Girls of Summer: Orthodontia and Faulty Stars

Two local writers recommend the best summer reading for girls and, well, everyone else, too!

GoS-Front

As you’re probably already wondering from the title, what does orthodontia have to do with faulty stars and girls of summer? Answer: they’re aspects of some of the books showcased at the Girls of Summer book expo for girls held by the Main Richmond Public Library with writers Meg Medina and Gigi Amateau, along with visiting author Wendy Wan-Lon Shang. As the sun dipped below the city skyline, free ice cream(!) was scooped and stories were shared as everyone learned about some of the best recommended reads for the bazillion hot days ahead of us.

— ∮∮∮ —

Smile by Raina Telgemeier is perfection in young adult (YA), graphic novel form. If you’ve ever gone through harrowing orthodontia–or any uncomfortable and embarrassing situation during the most uncomfortable and embarrassing period of life–then you’re sure to get a kick out of Smile. The fact that it’s a memoir is even more harrowing. Smile tells the story of Raina’s accidental fall which knocked out her two front teeth, and the subsequent orthodontia ordeal she had to go through involving all sorts of things we who have been to the orthodontist cringe over (including false teeth). Did you ever feel like nobody really understood just how horrible that pink marshmallowy goop putty that the orthodontist used to create molds was? Raina gets it. Raina understands your pain and frustration when you feel you’re going to choke on that stuff, and she illustrates it hilariously and honestly. She also understands about first crushes and even earthquakes.

You can read a sample of Smile on Raina’s website (do it, it’ll only take a minute). Also, did you know Telgemeier illustrated graphic novels of The Baby-sitters Club? Be still my tween heart. I’m literary-crushin’ on Telgemeier so bad.

  • You will like Smile if: you are human and/or ever suffered through anything in your early years.
  • You will not like Smile if: you are a robot that does not understand feelings or the human experiences of embarrassment and pain.
  • Age range: 12 and up

— ∮∮∮ —

The Fault in Our Stars by John Green (author of Looking for Alaska, among other noteworthy titles) is one of those quirky stories about two teenagers who fall in love. In Stars the two main characters, Hazel and Augustus, both have pretty much come to terms with the fact that they’re going to die young and tragic and brilliant, and they’d like you to please stop being all weepy and saddy-waddy about it, thankyouverymuch.

Hazel–attached to an oxygen tank all the time which she wheels around and dubs Philip–has better things to do than attend group therapy with other dying teenagers. She’s much more interested in trying to figure out the Dutch Tulip Man, a character in a book she’s been reading and re-reading and yet cannot come to terms with. The story grapples with the topic of young love, fate, nostalgia, disappointment, using one’s allotted Cancer Wish to go to Disney World (or not), and simply being young when you don’t feel young.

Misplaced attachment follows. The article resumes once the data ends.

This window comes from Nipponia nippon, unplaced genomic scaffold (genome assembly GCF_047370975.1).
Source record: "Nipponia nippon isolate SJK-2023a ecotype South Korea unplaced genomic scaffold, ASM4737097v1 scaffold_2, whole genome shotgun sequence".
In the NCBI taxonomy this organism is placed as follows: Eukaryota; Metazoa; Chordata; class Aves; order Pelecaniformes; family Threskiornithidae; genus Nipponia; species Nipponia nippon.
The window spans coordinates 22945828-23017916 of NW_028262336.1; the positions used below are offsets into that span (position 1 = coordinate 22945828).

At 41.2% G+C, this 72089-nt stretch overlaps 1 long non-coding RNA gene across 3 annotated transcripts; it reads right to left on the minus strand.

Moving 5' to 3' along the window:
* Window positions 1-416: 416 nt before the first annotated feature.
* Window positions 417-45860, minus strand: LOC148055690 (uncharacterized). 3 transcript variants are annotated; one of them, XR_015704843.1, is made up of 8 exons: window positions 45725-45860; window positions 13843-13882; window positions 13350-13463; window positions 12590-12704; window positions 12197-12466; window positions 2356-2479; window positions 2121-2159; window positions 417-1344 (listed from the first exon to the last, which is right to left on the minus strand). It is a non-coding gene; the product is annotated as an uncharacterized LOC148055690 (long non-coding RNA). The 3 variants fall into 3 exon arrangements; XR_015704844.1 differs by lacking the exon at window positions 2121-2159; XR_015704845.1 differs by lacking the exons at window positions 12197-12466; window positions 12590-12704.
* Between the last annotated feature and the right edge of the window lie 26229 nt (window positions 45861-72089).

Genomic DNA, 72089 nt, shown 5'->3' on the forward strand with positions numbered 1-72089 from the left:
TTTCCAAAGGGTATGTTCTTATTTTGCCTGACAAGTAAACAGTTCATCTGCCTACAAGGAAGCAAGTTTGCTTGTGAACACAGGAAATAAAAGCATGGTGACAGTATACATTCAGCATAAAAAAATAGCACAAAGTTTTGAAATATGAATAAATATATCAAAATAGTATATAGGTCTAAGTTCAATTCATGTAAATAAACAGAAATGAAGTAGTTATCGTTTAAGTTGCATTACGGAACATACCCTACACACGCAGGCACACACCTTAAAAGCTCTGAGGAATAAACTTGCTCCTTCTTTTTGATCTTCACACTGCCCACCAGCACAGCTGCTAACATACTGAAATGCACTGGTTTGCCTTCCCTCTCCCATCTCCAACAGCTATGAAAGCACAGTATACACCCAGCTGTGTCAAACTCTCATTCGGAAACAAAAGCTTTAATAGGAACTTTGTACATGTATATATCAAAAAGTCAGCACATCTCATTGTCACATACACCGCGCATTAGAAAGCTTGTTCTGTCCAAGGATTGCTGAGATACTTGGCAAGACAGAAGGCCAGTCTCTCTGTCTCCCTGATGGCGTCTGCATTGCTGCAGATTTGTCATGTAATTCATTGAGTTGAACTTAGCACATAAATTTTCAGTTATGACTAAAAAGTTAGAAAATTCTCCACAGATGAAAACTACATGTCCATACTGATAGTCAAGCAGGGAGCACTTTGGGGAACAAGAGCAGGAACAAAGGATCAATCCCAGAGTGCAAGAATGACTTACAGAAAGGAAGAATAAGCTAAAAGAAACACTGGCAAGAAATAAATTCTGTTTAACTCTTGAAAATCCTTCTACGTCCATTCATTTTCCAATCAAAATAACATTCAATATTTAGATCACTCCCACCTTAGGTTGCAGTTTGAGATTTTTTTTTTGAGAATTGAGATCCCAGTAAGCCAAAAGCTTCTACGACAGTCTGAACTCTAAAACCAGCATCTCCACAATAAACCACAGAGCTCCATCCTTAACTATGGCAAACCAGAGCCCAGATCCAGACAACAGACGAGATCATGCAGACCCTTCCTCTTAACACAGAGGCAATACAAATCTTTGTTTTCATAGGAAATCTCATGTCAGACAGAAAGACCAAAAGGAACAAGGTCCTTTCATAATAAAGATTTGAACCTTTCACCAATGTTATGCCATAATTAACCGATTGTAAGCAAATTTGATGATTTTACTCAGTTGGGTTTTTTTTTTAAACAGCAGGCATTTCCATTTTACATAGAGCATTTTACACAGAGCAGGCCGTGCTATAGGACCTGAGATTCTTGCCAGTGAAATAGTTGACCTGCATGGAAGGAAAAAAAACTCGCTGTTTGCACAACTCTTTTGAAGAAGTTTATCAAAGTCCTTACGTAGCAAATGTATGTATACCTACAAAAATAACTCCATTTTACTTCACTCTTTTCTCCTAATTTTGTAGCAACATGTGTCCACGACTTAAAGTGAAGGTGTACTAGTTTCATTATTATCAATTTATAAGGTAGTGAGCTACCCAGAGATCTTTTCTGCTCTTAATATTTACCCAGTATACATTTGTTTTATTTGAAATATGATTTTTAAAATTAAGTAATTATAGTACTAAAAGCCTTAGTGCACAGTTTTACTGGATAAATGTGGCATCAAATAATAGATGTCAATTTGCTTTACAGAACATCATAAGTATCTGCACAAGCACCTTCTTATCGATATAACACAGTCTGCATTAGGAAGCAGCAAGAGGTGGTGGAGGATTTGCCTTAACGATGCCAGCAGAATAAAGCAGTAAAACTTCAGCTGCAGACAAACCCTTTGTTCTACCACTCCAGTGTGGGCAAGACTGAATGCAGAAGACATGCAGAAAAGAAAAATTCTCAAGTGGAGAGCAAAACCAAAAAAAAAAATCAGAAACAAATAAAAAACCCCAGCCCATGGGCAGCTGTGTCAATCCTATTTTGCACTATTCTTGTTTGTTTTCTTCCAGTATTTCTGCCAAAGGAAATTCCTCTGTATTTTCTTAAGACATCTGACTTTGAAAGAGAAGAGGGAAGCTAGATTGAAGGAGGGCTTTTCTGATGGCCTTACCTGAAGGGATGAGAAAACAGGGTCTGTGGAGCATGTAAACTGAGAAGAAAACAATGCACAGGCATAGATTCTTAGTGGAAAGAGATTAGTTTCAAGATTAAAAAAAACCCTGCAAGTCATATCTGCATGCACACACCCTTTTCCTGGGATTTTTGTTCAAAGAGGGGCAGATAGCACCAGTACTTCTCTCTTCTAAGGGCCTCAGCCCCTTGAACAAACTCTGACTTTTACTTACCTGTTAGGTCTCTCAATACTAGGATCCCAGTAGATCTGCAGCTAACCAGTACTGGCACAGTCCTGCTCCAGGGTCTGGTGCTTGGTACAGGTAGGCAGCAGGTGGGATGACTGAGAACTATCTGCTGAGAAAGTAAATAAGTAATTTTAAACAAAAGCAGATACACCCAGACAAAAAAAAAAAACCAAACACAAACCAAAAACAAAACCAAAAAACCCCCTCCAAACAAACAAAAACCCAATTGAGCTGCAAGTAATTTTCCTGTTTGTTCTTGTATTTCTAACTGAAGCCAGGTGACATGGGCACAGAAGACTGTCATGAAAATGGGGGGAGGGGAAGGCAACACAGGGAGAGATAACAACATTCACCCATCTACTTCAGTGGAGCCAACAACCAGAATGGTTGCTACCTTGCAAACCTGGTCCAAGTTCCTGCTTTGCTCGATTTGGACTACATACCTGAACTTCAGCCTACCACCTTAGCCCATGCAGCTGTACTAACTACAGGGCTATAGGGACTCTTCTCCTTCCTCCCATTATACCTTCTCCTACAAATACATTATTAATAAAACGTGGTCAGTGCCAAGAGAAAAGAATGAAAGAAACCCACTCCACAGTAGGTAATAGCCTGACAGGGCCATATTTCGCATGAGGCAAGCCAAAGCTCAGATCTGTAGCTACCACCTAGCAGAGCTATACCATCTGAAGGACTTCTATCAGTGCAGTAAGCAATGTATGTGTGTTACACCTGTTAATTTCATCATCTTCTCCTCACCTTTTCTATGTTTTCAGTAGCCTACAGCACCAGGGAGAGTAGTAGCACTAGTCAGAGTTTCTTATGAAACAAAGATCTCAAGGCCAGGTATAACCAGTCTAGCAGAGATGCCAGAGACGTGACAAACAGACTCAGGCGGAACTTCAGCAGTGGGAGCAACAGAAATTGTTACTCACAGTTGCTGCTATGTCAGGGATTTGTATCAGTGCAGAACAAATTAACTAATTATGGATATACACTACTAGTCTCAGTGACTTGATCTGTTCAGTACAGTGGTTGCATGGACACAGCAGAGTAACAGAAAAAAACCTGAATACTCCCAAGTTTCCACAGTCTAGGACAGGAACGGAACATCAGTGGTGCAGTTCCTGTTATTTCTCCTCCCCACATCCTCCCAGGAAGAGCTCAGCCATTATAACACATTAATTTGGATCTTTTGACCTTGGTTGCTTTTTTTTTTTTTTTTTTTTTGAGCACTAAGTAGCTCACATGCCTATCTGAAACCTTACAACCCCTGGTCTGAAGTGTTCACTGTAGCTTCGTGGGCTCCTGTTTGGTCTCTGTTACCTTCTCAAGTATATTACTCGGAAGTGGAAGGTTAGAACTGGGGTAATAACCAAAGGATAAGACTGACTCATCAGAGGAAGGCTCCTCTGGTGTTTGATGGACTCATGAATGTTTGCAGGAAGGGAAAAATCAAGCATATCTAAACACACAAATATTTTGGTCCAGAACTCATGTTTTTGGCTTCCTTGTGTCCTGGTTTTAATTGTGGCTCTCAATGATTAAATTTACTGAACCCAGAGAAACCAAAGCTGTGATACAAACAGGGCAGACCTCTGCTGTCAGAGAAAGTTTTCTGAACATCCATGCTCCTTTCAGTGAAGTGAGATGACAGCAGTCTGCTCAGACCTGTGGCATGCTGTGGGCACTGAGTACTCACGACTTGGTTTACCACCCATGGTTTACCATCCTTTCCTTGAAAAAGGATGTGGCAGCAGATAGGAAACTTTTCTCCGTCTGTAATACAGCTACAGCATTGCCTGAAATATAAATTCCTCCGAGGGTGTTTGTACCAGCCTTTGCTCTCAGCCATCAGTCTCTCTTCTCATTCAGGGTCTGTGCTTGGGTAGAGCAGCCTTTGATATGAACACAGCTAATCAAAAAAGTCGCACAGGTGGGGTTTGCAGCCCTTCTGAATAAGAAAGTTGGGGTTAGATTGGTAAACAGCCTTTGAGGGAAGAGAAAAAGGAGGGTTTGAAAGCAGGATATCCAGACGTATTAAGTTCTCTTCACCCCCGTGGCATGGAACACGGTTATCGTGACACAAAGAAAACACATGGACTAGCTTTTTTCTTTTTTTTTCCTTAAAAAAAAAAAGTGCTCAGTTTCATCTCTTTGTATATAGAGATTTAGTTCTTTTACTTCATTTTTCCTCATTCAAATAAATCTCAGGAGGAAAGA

• You will like The Fault in Our Stars if: you like teenage existentialism, characters who quote poetry at length and generally do not talk like typical teenagers (though it is up for debate whether this is because they have cancer and are just so above the typical, or if it’s Green making them a little too quirky), tragic fate, references to things like America’s Next Top Model, and pop culture.
  • You won’t like Stars if: you dislike stories with characters who have uber-hipster names, stories about characters who have cancer (even though this is not your typical cancer book), stories that will pull you in hook, line, and sinker. Read it and weep.
  • Age range: 15 and up

— ∮∮∮ —

At the end of the library event, two GIGANTIC bags of all the books were given away to two lucky girls, thanks to the bbgb bookstore, and we all trooped off into the evening, brains brimming with new titles to read. Some of those other books recommended during Girls of Summer that I haven’t read yet (but will soon!) include:

You can find reviews of a bunch more of the showcased books at the Girls of Summer blog. These books are really awesome. But of course, in the spirit of LeVar Burton, don’t take my word for it. Go check them out from your library today! (Yes, you, adult readers should check them out as well. YA is for you, too!)

  • error

    Report an error

Hayley DeRoche

Hayley DeRoche is a Community Technology Librarian in Roanoke, but she hails from and misses RVA. She is a master of karate and friendship for everyone.

No comments yet on Girls of Summer: Orthodontia and Faulty Stars

Leave a comment

Your email address will not be published. Required fields are marked *

You may use these HTML tags and attributes: <a href="" title=""> <abbr title=""> <acronym title=""> <b> <blockquote cite=""> <cite> <code> <del datetime=""> <em> <i> <q cite=""> <strike> <strong>

Or report an error instead